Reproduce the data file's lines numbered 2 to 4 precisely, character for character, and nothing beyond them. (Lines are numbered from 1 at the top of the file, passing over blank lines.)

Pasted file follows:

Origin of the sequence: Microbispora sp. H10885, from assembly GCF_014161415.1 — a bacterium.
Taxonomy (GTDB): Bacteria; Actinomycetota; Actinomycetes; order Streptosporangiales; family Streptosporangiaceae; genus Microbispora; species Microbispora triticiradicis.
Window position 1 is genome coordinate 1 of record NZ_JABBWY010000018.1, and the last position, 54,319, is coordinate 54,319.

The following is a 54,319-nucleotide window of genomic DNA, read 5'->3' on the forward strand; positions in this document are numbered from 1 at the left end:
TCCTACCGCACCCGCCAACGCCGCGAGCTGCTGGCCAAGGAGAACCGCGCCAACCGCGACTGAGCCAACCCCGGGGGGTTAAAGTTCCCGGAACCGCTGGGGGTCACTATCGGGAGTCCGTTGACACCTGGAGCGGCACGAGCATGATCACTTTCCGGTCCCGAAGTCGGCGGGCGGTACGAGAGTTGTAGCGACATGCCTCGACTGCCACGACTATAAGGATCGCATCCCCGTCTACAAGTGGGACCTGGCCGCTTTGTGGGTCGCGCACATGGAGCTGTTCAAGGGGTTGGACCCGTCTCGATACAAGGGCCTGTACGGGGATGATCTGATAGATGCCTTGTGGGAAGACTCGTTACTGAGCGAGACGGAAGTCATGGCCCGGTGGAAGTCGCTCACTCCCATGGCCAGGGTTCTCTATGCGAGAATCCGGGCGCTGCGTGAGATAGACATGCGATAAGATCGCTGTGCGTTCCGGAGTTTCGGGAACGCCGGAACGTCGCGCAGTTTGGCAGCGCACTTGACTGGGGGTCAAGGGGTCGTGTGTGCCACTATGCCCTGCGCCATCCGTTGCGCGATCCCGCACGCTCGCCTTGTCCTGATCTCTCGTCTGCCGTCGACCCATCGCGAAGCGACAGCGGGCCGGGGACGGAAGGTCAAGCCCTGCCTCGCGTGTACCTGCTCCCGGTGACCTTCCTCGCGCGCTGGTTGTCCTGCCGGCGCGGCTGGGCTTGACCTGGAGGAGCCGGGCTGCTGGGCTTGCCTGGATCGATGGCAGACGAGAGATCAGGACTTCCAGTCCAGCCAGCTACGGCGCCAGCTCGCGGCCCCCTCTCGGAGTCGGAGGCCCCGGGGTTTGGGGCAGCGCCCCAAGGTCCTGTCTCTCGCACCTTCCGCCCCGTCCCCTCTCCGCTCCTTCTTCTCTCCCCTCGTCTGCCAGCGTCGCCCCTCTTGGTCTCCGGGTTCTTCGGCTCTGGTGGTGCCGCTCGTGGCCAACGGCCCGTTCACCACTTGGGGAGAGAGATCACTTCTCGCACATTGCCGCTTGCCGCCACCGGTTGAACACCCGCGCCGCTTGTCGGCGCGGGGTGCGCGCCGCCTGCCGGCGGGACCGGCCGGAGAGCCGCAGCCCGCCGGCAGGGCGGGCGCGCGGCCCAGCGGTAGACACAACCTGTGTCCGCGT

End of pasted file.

Taxonomy (GTDB): Bacteria; Actinomycetota; Actinomycetes; order Streptosporangiales; family Streptosporangiaceae; genus Microbispora; species Microbispora triticiradicis.
Window position 1 is genome coordinate 1 of record NZ_JABBWY010000018.1, and the last position, 54,319, is coordinate 54,319.

The following is a 54,319-nucleotide window of genomic DNA, read 5'->3' on the forward strand; positions in this document are numbered from 1 at the left end: